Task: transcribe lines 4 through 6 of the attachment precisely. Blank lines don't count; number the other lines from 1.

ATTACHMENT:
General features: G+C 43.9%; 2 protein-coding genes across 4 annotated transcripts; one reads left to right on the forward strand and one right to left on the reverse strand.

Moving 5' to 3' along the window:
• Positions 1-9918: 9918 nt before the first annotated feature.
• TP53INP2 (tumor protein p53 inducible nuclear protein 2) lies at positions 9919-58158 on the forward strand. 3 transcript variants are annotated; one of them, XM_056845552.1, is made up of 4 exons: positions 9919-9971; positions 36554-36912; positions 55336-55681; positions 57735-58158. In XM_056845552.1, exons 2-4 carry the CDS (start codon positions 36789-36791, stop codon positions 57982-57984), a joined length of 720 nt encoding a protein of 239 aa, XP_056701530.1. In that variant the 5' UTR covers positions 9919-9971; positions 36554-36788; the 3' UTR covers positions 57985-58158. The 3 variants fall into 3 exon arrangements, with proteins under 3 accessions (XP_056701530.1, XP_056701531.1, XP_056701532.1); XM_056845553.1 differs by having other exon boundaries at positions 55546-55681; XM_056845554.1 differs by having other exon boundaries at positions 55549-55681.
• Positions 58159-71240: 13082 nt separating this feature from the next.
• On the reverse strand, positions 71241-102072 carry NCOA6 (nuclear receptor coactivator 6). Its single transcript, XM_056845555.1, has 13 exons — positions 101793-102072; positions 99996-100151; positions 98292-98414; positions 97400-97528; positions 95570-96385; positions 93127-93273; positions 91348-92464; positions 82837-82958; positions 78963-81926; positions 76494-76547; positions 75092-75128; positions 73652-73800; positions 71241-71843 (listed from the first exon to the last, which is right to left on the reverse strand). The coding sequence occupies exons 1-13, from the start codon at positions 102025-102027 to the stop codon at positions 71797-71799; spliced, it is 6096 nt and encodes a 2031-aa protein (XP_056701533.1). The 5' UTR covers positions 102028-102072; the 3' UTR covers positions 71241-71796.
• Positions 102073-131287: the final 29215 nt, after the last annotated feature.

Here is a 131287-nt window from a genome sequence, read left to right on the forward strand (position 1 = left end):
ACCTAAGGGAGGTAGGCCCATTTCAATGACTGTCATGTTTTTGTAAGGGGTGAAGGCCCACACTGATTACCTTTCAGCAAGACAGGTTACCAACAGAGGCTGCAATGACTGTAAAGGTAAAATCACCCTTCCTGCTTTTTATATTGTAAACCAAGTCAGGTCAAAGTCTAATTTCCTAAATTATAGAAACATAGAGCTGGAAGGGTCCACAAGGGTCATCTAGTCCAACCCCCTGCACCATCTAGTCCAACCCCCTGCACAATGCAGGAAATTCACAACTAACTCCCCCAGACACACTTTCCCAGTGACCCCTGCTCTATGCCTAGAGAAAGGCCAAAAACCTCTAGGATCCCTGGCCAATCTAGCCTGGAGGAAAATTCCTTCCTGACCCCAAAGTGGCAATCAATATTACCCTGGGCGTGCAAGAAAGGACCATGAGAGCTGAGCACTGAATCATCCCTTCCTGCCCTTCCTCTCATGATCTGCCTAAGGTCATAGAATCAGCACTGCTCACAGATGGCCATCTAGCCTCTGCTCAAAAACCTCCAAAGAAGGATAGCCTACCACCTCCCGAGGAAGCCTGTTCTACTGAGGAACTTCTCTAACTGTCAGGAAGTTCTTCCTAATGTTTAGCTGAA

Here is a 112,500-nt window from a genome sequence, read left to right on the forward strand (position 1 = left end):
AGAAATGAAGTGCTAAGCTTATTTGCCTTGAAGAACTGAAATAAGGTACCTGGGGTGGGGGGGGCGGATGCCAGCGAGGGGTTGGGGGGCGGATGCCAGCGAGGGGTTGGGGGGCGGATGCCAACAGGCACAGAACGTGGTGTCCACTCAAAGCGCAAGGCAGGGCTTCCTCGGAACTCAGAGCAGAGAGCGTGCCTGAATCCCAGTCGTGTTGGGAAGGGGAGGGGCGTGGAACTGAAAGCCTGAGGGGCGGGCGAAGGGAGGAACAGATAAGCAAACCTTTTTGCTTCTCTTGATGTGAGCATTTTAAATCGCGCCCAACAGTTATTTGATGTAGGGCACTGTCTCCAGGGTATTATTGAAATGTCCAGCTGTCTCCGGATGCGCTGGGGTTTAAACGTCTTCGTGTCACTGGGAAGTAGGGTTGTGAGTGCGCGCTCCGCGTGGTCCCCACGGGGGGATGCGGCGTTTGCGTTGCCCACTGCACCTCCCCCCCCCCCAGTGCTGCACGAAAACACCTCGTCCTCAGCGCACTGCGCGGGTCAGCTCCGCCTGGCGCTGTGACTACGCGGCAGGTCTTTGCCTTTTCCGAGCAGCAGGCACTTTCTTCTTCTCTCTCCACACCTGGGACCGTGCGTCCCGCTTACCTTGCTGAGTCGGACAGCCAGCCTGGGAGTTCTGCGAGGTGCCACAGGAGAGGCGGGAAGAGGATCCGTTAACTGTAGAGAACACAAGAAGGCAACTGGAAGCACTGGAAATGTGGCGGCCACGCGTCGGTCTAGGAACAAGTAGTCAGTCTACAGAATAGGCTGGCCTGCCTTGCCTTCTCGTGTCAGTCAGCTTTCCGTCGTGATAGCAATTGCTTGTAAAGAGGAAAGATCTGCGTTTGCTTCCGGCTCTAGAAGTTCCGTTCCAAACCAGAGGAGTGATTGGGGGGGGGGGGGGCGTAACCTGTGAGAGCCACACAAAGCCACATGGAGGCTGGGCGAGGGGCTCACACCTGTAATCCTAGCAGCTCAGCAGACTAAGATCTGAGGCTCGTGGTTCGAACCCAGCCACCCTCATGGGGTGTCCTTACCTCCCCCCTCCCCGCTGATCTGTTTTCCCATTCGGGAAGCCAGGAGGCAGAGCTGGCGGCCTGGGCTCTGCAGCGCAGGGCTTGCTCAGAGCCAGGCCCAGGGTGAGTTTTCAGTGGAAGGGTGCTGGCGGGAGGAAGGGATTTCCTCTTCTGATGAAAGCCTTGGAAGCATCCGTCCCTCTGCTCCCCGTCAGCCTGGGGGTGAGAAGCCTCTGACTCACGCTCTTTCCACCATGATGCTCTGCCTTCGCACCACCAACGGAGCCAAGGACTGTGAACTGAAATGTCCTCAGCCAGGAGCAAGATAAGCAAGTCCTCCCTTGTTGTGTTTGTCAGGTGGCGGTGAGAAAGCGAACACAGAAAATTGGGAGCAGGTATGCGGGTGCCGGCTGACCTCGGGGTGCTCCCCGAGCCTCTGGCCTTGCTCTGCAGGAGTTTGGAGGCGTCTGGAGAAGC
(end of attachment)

• TP53INP2 (tumor protein p53 inducible nuclear protein 2) lies at positions 9919-58158 on the forward strand. 3 transcript variants are annotated; one of them, XM_056845552.1, is made up of 4 exons: positions 9919-9971; positions 36554-36912; positions 55336-55681; positions 57735-58158. In XM_056845552.1, exons 2-4 carry the CDS (start codon positions 36789-36791, stop codon positions 57982-57984), a joined length of 720 nt encoding a protein of 239 aa, XP_056701530.1. In that variant the 5' UTR covers positions 9919-9971; positions 36554-36788; the 3' UTR covers positions 57985-58158. The 3 variants fall into 3 exon arrangements, with proteins under 3 accessions (XP_056701530.1, XP_056701531.1, XP_056701532.1); XM_056845553.1 differs by having other exon boundaries at positions 55546-55681; XM_056845554.1 differs by having other exon boundaries at positions 55549-55681.
• Positions 58159-71240: 13082 nt separating this feature from the next.
• On the reverse strand, positions 71241-102072 carry NCOA6 (nuclear receptor coactivator 6). Its single transcript, XM_056845555.1, has 13 exons — positions 101793-102072; positions 99996-100151; positions 98292-98414; positions 97400-97528; positions 95570-96385; positions 93127-93273; positions 91348-92464; positions 82837-82958; positions 78963-81926; positions 76494-76547; positions 75092-75128; positions 73652-73800; positions 71241-71843 (listed from the first exon to the last, which is right to left on the reverse strand). The coding sequence occupies exons 1-13, from the start codon at positions 102025-102027 to the stop codon at positions 71797-71799; spliced, it is 6096 nt and encodes a 2031-aa protein (XP_056701533.1). The 5' UTR covers positions 102028-102072; the 3' UTR covers positions 71241-71796.